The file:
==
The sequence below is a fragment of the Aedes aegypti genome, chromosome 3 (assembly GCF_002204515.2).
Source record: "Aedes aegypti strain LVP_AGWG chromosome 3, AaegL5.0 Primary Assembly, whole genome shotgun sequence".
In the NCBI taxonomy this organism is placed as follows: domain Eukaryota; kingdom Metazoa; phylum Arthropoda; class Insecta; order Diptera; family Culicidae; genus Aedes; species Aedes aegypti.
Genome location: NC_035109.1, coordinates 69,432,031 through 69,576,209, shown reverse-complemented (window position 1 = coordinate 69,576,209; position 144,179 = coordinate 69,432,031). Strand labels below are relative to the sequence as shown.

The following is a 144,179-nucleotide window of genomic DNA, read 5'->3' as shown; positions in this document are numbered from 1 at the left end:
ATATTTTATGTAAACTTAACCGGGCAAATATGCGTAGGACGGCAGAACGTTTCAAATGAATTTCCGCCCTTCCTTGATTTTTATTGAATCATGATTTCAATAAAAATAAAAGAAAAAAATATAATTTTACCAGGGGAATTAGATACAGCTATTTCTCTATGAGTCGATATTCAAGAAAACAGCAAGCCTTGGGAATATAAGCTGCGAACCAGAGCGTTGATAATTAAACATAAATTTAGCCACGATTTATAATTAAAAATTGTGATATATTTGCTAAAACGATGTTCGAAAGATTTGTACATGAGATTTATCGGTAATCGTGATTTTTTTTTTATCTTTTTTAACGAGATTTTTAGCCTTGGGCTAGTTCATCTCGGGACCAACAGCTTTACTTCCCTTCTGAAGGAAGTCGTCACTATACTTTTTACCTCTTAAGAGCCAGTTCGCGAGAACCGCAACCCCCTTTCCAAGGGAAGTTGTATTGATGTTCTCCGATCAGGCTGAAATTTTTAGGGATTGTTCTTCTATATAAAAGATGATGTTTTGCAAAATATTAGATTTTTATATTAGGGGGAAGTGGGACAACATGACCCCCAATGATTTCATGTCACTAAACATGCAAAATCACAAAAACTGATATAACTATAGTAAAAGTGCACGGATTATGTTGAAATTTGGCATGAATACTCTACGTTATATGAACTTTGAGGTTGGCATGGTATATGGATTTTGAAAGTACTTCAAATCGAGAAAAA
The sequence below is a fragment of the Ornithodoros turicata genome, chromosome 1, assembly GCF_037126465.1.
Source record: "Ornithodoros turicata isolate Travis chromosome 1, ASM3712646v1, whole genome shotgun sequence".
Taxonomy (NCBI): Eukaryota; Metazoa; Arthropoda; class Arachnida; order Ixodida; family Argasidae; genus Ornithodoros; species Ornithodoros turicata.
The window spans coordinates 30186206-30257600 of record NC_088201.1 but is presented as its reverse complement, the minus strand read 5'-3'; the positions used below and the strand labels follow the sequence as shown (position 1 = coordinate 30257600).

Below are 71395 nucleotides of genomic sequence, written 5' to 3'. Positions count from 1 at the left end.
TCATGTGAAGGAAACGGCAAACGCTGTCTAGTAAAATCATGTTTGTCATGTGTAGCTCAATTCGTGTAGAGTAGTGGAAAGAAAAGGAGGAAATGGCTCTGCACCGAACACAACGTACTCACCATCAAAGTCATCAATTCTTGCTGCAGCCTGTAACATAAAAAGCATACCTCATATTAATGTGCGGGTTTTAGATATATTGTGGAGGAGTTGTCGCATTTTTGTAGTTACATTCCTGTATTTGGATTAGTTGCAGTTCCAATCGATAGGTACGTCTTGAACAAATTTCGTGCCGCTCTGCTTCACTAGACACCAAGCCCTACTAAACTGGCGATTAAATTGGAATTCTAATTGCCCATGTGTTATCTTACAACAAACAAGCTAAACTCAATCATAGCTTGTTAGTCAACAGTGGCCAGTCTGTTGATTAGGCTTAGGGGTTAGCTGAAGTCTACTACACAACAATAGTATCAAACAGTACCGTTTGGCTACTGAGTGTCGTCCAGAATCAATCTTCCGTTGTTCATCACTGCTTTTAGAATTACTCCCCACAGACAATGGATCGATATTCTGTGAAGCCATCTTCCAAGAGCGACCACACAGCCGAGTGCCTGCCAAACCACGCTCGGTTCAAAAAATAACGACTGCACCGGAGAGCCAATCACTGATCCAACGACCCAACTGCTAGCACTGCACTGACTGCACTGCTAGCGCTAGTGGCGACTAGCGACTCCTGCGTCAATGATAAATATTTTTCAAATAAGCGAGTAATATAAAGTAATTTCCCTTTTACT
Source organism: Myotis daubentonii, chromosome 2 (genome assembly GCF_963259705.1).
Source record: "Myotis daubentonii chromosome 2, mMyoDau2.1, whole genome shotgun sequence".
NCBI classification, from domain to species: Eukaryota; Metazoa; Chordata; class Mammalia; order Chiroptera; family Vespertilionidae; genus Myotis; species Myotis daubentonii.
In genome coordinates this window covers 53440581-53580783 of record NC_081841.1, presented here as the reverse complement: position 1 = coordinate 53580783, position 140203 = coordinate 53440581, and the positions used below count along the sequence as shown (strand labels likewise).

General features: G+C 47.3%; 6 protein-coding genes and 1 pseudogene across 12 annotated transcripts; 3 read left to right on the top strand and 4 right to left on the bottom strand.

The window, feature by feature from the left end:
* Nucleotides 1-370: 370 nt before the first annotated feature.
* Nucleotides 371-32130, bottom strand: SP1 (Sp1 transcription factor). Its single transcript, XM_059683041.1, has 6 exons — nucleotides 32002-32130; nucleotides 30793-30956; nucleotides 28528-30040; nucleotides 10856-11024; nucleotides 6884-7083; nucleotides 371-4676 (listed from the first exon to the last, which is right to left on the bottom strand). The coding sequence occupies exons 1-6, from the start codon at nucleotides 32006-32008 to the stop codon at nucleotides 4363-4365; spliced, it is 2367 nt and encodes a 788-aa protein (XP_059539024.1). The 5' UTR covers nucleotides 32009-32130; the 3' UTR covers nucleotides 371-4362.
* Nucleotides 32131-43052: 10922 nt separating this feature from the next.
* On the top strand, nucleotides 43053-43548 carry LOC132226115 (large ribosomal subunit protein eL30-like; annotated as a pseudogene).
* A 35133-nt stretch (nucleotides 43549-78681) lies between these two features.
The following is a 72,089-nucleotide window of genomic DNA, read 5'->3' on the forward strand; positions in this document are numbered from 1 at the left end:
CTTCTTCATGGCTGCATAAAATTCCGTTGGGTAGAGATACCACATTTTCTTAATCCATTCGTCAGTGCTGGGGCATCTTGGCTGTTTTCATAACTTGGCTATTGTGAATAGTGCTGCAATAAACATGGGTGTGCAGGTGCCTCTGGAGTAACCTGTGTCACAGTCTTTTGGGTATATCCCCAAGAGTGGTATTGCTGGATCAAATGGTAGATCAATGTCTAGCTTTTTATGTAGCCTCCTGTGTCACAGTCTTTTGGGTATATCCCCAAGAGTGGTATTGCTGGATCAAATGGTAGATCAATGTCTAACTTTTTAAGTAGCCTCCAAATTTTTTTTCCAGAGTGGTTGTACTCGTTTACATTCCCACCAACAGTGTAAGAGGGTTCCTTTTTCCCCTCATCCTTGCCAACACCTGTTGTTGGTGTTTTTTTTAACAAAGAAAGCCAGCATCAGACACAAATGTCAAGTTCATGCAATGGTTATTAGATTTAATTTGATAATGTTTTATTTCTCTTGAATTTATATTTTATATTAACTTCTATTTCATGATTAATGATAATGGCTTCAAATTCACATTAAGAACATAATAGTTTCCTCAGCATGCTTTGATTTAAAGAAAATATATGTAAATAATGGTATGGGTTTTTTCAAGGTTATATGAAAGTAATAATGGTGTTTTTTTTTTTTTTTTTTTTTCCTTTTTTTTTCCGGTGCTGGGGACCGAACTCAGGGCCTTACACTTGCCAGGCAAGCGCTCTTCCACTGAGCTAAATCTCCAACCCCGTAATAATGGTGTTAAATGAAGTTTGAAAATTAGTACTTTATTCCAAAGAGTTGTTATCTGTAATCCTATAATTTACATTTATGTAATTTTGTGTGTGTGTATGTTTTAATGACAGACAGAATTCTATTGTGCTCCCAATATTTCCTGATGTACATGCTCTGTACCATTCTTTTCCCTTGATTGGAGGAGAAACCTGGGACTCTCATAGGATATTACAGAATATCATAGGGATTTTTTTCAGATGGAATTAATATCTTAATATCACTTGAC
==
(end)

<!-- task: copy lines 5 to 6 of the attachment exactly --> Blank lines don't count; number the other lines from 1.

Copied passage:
The following is a 144,179-nucleotide window of genomic DNA, read 5'->3' as shown; positions in this document are numbered from 1 at the left end:
ATATTTTATGTAAACTTAACCGGGCAAATATGCGTAGGACGGCAGAACGTTTCAAATGAATTTCCGCCCTTCCTTGATTTTTATTGAATCATGATTTCAATAAAAATAAAAGAAAAAAATATAATTTTACCAGGGGAATTAGATACAGCTATTTCTCTATGAGTCGATATTCAAGAAAACAGCAAGCCTTGGGAATATAAGCTGCGAACCAGAGCGTTGATAATTAAACATAAATTTAGCCACGATTTATAATTAAAAATTGTGATATATTTGCTAAAACGATGTTCGAAAGATTTGTACATGAGATTTATCGGTAATCGTGATTTTTTTTTTATCTTTTTTAACGAGATTTTTAGCCTTGGGCTAGTTCATCTCGGGACCAACAGCTTTACTTCCCTTCTGAAGGAAGTCGTCACTATACTTTTTACCTCTTAAGAGCCAGTTCGCGAGAACCGCAACCCCCTTTCCAAGGGAAGTTGTATTGATGTTCTCCGATCAGGCTGAAATTTTTAGGGATTGTTCTTCTATATAAAAGATGATGTTTTGCAAAATATTAGATTTTTATATTAGGGGGAAGTGGGACAACATGACCCCCAATGATTTCATGTCACTAAACATGCAAAATCACAAAAACTGATATAACTATAGTAAAAGTGCACGGATTATGTTGAAATTTGGCATGAATACTCTACGTTATATGAACTTTGAGGTTGGCATGGTATATGGATTTTGAAAGTACTTCAAATCGAGAAAAA